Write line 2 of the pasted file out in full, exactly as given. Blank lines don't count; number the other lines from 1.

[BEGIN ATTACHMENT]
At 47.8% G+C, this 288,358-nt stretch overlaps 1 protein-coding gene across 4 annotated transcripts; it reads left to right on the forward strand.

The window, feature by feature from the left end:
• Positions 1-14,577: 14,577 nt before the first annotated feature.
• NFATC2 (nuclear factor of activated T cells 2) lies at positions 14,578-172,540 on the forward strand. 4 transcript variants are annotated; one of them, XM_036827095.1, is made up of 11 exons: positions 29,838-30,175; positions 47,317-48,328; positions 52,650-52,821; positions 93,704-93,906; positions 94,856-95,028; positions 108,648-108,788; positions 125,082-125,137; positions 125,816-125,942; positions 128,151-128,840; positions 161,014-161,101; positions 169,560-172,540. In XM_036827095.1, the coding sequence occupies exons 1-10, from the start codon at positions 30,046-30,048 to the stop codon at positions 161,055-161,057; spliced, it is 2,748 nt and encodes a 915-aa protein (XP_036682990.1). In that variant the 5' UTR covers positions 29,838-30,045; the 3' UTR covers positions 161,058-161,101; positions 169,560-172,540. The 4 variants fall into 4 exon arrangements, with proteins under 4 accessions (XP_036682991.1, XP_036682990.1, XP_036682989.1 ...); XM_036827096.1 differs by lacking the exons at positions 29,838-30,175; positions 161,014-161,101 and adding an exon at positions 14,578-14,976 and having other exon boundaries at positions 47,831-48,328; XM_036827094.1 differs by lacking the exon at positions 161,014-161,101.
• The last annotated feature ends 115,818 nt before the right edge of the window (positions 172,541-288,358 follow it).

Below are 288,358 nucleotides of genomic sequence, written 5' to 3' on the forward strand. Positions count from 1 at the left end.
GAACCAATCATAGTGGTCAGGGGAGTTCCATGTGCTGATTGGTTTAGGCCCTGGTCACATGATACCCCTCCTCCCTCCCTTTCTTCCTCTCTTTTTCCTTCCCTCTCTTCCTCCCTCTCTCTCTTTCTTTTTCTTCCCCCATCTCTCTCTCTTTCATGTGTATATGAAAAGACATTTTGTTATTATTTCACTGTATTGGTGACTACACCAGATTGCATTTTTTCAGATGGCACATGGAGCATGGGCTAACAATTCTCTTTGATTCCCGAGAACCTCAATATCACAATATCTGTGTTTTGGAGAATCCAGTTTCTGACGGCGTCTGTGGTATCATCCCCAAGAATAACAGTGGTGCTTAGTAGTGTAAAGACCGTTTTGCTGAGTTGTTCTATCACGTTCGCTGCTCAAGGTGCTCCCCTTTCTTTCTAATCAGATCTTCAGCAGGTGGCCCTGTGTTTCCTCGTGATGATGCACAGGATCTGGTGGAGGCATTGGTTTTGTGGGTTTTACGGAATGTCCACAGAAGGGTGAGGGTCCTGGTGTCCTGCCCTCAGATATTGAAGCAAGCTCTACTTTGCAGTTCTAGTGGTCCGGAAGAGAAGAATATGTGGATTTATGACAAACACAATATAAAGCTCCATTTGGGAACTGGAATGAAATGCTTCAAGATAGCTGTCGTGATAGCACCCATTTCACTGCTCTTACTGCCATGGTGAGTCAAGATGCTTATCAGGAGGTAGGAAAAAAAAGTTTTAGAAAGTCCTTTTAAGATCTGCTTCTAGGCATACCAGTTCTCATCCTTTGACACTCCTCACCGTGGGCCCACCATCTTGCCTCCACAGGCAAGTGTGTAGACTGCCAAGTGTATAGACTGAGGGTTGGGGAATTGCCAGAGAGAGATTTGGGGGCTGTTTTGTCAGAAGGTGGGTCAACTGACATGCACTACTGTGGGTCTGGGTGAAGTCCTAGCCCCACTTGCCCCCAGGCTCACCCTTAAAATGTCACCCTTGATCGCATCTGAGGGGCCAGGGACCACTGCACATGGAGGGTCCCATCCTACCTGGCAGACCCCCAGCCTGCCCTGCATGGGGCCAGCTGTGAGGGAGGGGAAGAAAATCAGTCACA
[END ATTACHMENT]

The window, feature by feature from the left end: